JAG Hunter here: Columnist Ignatious' article subtly states four elements crucial to the defense of soldiers now facing courts-martial (or already convicted): 1) Interrogation techniques being used are approved at the highest levels of our government. The pictures we've seen, the narrations we've heard and read about were not the isolated random acts of "six morons" at Abu Ghraib. 2) Military commanders issued orders (in what form isn't yet clear) to carry out this aggressive and extreme intelligence gathering program firmly believing the orders were legal, approved by the highest levels of U.S. government. 3) Even if alleged by any outside interest or agency, military commanders, with top-ranking civilians, would be protected. And lastly, 4) It was foreseen and foreseeable that junior troops would provide at least a partial shield from accountability climbing the chain-of-command. Take careful note the defense suggested to protect senior government officials from prosecution isn't offered by defense JAGs to their very junior clients currently facing courts-martial (or already convicted).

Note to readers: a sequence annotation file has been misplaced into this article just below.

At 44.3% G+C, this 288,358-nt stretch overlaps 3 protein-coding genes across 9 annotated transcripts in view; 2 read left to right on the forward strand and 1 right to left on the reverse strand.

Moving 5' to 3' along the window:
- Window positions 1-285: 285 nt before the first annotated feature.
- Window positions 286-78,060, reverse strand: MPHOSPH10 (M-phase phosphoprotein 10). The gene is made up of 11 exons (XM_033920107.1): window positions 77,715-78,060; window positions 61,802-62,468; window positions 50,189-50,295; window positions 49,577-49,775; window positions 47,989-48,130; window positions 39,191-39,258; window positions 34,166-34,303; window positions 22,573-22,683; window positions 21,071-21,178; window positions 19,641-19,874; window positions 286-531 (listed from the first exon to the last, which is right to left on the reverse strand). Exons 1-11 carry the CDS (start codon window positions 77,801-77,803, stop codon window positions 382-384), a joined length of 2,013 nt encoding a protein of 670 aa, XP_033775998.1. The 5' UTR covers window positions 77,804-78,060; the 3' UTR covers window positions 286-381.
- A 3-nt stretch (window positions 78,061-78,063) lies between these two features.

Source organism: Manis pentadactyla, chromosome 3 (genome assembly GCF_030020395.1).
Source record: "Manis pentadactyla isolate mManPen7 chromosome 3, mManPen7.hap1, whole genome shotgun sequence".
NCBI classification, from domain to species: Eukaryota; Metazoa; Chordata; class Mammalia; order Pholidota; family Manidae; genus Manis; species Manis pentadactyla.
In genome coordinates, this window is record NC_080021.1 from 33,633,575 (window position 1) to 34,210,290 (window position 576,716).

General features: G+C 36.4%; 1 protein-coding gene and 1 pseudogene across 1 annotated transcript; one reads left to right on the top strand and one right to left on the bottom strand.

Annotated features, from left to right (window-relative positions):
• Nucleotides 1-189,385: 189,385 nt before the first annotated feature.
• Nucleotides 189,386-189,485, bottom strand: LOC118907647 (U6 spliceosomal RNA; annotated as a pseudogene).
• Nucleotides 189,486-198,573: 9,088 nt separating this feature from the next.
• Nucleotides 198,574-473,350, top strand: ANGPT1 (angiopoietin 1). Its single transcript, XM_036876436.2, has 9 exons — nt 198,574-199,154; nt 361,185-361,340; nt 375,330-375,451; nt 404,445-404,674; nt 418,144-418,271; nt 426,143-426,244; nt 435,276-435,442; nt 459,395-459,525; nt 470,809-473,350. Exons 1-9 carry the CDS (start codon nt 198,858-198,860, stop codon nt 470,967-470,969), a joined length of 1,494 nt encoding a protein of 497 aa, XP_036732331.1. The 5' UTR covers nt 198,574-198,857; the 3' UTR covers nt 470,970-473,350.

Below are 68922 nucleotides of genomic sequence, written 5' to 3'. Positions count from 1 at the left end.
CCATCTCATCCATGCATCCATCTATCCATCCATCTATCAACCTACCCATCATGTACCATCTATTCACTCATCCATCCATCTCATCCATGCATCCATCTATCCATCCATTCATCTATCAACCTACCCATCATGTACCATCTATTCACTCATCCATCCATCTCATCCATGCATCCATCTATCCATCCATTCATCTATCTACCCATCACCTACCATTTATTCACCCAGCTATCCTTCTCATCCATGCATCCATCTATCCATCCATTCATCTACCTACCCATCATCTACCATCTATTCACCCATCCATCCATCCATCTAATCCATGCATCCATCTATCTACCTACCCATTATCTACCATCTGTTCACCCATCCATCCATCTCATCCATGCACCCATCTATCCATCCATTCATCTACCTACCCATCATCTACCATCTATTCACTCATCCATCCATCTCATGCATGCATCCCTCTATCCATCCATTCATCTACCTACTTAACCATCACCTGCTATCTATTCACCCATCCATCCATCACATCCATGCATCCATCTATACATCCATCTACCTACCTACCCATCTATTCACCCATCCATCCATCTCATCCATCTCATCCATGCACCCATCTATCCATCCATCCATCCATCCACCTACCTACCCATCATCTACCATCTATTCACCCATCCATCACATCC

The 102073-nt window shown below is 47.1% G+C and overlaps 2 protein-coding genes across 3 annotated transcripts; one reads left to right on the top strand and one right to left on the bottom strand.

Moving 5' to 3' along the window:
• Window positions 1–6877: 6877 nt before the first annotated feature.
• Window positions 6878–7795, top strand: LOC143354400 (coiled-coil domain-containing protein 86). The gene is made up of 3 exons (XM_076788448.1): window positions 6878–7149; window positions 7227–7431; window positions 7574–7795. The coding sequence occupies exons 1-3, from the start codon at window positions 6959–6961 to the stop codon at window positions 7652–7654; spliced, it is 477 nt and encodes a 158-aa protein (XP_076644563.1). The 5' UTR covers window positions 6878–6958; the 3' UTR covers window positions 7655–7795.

Torture memo very clear
The Cincinnati Post
The third defense was that even if interrogators should someday be charged with torture, they could cite special mitigating circumstances, such as "necessity" or "self-defense." These factors "would potentially alleviate criminal liability," even if an interrogation method "might arguably cross the line drawn in Section 2340." In other words, even if you do something illegal, we can get you off."
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